“Therefore, if anyone is in Christ, they are a new creation; the old has passed away, and see, the new has come!” (2 Corinthians 5:17) The phrase “in Christ” or “in Christ Jesus” refers to the state of believers. If you have asked God to forgive your sins and have declared your decision to follow Jesus with your life, you are saved. It is because of Christ’s sacrifice on the cross that our sins are covered by His blood and we are forgiven. Jesus is the reason we stand before God justified despite our sin.
Here’s the war raging between our flesh (the survival instinct) and our spirit (our identity in Christ as new creations): We continue, even after the point of salvation, to live in a fallen world. In this world, we have trouble and experience daily instances where we have a choice. The choice to assert control of our lives and the situation at hand OR to remember the power of Christ’s salvation work. This is a daily battle for ALL of us.
This is what Christ’s finished work on the cross and resurrection affords us, this is who we are IN HIM: valued (Matthew 6:26), redeemed (Galatians 3:13), more than a conqueror (Romans 8:37), abounding in grace (2 Corinthians 9:8), forgiven of all sins (1 John 1:9), fully known and fully loved (2 Timothy 2:19), bold and confident (Ephesians 3:12), delivered (Colossians 1:13), set free (John 8:31-32), ministers of reconciliation (2 Corinthians 5:18-19), and overcomers (1 John 5:4-5). And that’s just a short list of what the Bible lists as our identity in Christ!
[ALARM] Right now, take your phone and set a reminder or calendar alert for every morning and title the reminder “Who I Am”. Each morning, when that reminder pops up, look at yourself in the mirror and read some of the scripture listed above. Even substitute your name within the text and write the verse on your mirror with a dry erase marker. IE. Ephesians 3:12 In Him, I have boldness and confident access through faith in Christ Jesus my Lord.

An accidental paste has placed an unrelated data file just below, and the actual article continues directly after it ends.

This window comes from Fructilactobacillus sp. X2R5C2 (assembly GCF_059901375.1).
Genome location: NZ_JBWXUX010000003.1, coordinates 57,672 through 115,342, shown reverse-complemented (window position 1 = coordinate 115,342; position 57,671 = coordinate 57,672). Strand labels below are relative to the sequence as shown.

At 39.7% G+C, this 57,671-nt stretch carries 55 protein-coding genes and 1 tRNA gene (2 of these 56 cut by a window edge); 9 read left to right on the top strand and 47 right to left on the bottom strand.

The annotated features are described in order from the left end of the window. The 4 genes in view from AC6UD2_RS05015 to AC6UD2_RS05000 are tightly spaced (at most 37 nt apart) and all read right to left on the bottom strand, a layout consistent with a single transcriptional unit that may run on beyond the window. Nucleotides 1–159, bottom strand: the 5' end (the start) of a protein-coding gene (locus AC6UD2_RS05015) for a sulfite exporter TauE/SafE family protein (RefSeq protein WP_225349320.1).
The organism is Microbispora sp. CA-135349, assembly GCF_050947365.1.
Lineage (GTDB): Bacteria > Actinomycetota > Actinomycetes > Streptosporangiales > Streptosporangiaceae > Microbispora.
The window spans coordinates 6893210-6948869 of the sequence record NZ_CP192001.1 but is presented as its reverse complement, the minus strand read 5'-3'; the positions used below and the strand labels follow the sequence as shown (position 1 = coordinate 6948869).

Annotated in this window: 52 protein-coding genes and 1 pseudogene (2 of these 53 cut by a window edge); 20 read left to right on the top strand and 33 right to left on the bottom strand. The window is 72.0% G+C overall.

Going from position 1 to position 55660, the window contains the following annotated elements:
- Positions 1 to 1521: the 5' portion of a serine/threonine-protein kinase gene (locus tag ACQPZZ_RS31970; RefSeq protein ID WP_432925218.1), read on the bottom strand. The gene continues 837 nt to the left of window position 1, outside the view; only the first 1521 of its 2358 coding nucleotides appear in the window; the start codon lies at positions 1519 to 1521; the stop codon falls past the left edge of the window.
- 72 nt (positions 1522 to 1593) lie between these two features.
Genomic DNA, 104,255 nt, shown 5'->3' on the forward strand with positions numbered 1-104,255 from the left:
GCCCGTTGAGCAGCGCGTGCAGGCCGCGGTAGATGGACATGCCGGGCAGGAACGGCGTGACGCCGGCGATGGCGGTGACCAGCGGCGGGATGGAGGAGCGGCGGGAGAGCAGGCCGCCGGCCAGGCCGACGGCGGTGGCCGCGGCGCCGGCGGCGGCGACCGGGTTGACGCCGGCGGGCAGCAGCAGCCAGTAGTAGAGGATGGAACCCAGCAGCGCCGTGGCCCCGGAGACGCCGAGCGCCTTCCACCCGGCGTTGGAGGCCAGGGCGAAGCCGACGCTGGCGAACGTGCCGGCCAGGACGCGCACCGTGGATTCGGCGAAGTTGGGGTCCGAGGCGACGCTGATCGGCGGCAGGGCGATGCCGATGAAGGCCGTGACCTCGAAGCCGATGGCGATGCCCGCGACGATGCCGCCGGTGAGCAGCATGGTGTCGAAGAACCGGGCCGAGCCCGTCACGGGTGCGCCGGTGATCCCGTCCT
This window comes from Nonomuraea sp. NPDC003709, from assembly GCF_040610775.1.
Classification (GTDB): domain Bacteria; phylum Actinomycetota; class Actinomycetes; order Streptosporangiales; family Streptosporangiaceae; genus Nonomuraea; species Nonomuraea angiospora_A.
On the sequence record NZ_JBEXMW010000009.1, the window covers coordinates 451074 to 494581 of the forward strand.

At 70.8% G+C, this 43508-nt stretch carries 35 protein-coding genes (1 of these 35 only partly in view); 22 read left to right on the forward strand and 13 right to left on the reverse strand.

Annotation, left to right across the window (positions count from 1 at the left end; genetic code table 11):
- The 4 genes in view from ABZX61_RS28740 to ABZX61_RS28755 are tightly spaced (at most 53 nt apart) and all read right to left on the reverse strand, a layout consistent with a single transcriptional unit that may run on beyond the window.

Equip: “In order to live out of the fullness of our new identity in Christ, we must determine what is hindering us from doing so, which varies from person to person. Many times, a false belief has wedged itself between how God defines us and seeing ourselves in the same light.
For example, the opposite of “pure and blameless” would be “impure, stained or guilty.” Perhaps a life experience has caused you to feel impure, so you believe God sees you this way. You then create and live out of an identity based on your actions, which is contrary to how God sees you.
Once you recognize the false belief, surrender it over to God in repentance, which means in Greek “to change one’s mind.”. Then replace the lie with truth found in Scripture.
Sometimes the lie is connected to a very real, painful experience. Take some time to grieve over the experience and invite God into the place of brokenness. After you have surrendered the lie over to God, pray that He will help you believe the truth about who He says you are, and make you aware of the times you are not believing it. Then, make the choice to believe it!
We may not always ‘feel’ forgiven or blameless, but the truth is, God sees us that way. This is where faith comes in.” (www.cru.org)
Click the image above to worship and sing over yourself Biblical truth: I am chosen, not forsaken. I am who You say I am.
Make sure you set your alarms for this week and start building healthy habits! Ashlee will be going live Thursday January 3rd on the Wellness Collected Page to share “The Science of Building Healthy Habits” and to discuss Week One’s Initiative. Feel free to comment, ask questions, and share encouragement with others on the facebook page!